Ask the next 10 people you meet—or interact with on Facebook or Tumblr—if they’ve heard of Benedict Cumberbatch, and you’re likely to get at least a few affirmative answers. The actor’s popularity has been building steadily since he started playing Sherlock Holmes in the BBC’s update of the series, and his brilliant turn as the villain in Star Trek: Into Darkness may be the role that finally makes him a household name. (Not an easily pronounceable one, admittedly, but a household name nonetheless.)
But ask people if they’ve heard of Cabin Pressure, and you’ll get more than a few blank looks. However, if you have a Cabin Pressure fan in your circle of friends, trust me, you will be assimilated…The show is sweet and funny and thoroughly addictive. And more than that, I think it helps explain what makes Cumberbatch such a rare and compelling actor.
It turns out the man who’s rapidly becoming known for playing cold, calculating geniuses has a completely different side. Once you hear him play Cabin Pressure’s Martin Crieff, the almost pathologically insecure captain of a decrepit charter plane, you’ll never look at him the same way again—and that’s a good thing. It shows just what a well-rounded, versatile actor Cumberbatch truly is, and it reminds the rest of us just what an important quality versatility is.
In fact, a lifelong obsession with classic movies has convinced me that versatility is one of the best tools an actor can have…But this kind of versatility, it seems to me, is becoming rarer among actors these days. The British, to their credit, still seem to encourage it, but Hollywood, not as much. I’m not sure we even understand anymore what genuine versatility looks like…Maybe having a strong sense of who you are makes you more comfortable in a wide variety of circumstances and genres. And that in turn gives you even greater confidence and security as an actor.
Does the same hold true for Benedict Cumberbatch? It’s a little early in his career to say for sure. And it’s true that the hilariously awkward Captain Martin Crieff and the ruthless “John Harrison” (I’ll use the alias for the sake of those who haven’t yet seen the new Star Trek) have little in common. Or is it? Mannerisms and motives—and willingness to wipe out human life on a massive scale—aside, they’re both passionate, driven, eccentric loners who are nevertheless deeply committed to the relationships they do have. As is Cumberbatch’s Sherlock.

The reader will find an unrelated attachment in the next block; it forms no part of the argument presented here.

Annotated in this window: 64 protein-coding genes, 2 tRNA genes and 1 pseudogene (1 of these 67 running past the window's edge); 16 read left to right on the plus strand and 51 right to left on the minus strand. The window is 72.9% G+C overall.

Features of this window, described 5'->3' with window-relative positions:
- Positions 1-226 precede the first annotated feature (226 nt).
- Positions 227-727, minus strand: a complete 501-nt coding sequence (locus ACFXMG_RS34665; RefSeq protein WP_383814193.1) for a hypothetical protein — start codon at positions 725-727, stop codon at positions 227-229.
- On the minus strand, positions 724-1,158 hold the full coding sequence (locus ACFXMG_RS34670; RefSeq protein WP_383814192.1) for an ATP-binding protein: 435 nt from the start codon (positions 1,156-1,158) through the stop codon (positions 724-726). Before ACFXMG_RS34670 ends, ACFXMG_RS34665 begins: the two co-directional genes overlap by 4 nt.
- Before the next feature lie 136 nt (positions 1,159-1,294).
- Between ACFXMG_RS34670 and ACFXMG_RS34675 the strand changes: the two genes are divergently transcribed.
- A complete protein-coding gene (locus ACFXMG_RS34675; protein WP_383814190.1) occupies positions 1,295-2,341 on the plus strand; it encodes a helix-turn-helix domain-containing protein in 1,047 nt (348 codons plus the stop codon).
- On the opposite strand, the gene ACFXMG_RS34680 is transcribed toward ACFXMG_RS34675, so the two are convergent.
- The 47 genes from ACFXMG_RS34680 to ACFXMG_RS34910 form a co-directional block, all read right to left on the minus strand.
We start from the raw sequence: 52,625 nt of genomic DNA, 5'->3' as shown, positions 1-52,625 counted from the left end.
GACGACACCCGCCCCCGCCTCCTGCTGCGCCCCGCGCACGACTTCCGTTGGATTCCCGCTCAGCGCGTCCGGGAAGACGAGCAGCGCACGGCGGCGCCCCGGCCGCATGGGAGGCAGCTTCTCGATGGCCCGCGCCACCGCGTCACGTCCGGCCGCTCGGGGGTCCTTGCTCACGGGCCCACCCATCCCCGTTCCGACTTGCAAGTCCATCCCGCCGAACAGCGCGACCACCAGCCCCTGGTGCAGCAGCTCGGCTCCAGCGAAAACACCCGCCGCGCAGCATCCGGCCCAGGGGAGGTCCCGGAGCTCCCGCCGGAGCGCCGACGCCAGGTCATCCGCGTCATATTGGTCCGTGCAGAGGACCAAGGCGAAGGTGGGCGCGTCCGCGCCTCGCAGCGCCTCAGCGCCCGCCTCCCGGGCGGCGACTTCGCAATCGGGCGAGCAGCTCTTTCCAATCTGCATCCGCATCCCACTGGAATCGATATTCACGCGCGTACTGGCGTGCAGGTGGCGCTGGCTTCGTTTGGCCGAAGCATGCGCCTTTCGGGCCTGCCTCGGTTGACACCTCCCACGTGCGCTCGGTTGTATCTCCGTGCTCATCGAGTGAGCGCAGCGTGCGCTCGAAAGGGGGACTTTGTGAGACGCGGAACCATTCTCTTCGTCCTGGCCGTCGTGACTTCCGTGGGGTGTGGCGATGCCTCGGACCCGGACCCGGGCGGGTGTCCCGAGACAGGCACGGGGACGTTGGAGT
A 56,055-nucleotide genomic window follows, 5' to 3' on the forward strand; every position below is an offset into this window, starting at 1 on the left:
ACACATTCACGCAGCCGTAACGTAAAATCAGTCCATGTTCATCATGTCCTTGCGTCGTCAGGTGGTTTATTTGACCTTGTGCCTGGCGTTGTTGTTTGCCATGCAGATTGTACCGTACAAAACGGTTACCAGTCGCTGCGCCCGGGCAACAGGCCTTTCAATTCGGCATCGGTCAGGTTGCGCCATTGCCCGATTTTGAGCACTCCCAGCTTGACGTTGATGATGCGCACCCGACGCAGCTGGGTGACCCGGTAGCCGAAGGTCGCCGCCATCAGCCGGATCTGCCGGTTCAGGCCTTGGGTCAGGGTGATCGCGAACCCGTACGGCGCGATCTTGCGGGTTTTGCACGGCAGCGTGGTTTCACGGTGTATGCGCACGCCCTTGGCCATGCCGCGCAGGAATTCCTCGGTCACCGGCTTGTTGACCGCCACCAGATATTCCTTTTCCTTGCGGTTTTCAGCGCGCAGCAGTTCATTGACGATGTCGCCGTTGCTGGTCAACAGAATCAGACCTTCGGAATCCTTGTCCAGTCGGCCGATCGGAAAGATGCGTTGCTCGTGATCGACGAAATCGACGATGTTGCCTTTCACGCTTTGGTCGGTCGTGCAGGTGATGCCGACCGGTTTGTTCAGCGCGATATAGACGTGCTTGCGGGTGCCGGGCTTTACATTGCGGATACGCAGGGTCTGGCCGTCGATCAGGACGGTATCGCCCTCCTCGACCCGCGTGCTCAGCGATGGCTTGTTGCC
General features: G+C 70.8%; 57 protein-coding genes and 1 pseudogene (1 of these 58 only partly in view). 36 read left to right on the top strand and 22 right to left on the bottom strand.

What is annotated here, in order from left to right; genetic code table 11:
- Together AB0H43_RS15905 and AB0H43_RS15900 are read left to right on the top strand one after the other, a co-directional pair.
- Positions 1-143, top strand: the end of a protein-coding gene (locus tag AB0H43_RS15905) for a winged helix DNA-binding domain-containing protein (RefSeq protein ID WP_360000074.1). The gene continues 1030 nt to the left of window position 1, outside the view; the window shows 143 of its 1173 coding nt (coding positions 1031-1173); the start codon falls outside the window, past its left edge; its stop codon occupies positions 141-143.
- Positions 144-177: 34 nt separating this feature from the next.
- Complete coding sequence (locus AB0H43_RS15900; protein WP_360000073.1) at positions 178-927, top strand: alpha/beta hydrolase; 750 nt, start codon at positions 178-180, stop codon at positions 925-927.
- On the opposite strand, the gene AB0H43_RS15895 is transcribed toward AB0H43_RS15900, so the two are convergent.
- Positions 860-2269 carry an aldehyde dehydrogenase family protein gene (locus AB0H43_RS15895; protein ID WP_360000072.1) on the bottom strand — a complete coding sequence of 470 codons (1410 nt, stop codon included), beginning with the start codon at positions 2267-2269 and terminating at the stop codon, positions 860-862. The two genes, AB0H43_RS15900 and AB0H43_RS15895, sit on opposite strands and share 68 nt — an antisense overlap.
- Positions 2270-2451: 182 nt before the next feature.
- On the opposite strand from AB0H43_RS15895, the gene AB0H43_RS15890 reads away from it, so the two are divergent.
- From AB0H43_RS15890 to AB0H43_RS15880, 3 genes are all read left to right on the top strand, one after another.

We may have found a pattern here, after all. It looks as if, deep down, there’s something much more substantial and consistent to Cumberbatch’s persona than an ability to jump down from great heights wearing a long coat.
Also, the fact that he’s stuck with Cabin Pressure throughout its run, even while he was busy shooting to stardom on TV and in film, says something about Cumberbatch’s dedication to his craft. Drama is impressive, but comedy, as Cary Grant firmly believed, really proves an actor’s mettle. Many of the qualities Cumberbatch shows in Star Trek: Into Darkness—the excellent timing, the physicality, the veering between superhuman restraint and uncontrollable emotion—are qualities that may be best developed by sweating to get a laugh out of an audience.
There’s no doubt that if you saw that simultaneously icy and ferocious performance of Cumberbatch’s on the big screen this past weekend, you saw something special. But if you haven’t yet heard him desperately hunting up and down a cabin full of passengers for an elusive lemon, or being tricked into delivering a cabin address in the world’s worst French accent, or saying things like “I carried the sheep for you. I climbed the tree. I rode the back of the truck. But now I have to X-ray these geese” … you’re missing out.
-The Atlantic [x]
I am mainly reblogging this because CABIN PRESSURE. If you have NOT listened to Cabin Pressure, then you really, really should.
I, err, possibly listen to it most days. My commute is about an episode long. I think that the last series that aired was perhaps the best-crafted thing ever. I have a crush on John Finnemore that has gone beyond epic, and into that “writes crap on eyelids, bats eyes at Indiana Jones” stage. It’s just so ridiculously funny and heartwarming and just…
HOW, FINNEMORE??? HOW DO THE WORDS COME FROM YOU LIKE THAT???
Upshot is: Cabin Pressure. If for nothing else, do it for the fantastic Stephanie Cole. The things’s just brilliant.
“And we also request your CEO to select at random a member of the cabin crew to fill out a questionnaire, rating you on various attributes from ‘poor’ to ‘very good’. In your case, the respondent drew in and ticked an additional box at the end of each line, labelled ‘brilliant’.”“Gosh! I wonder who that was.”
Mr. Sergeant is my fave minor character in Cabin Pressure.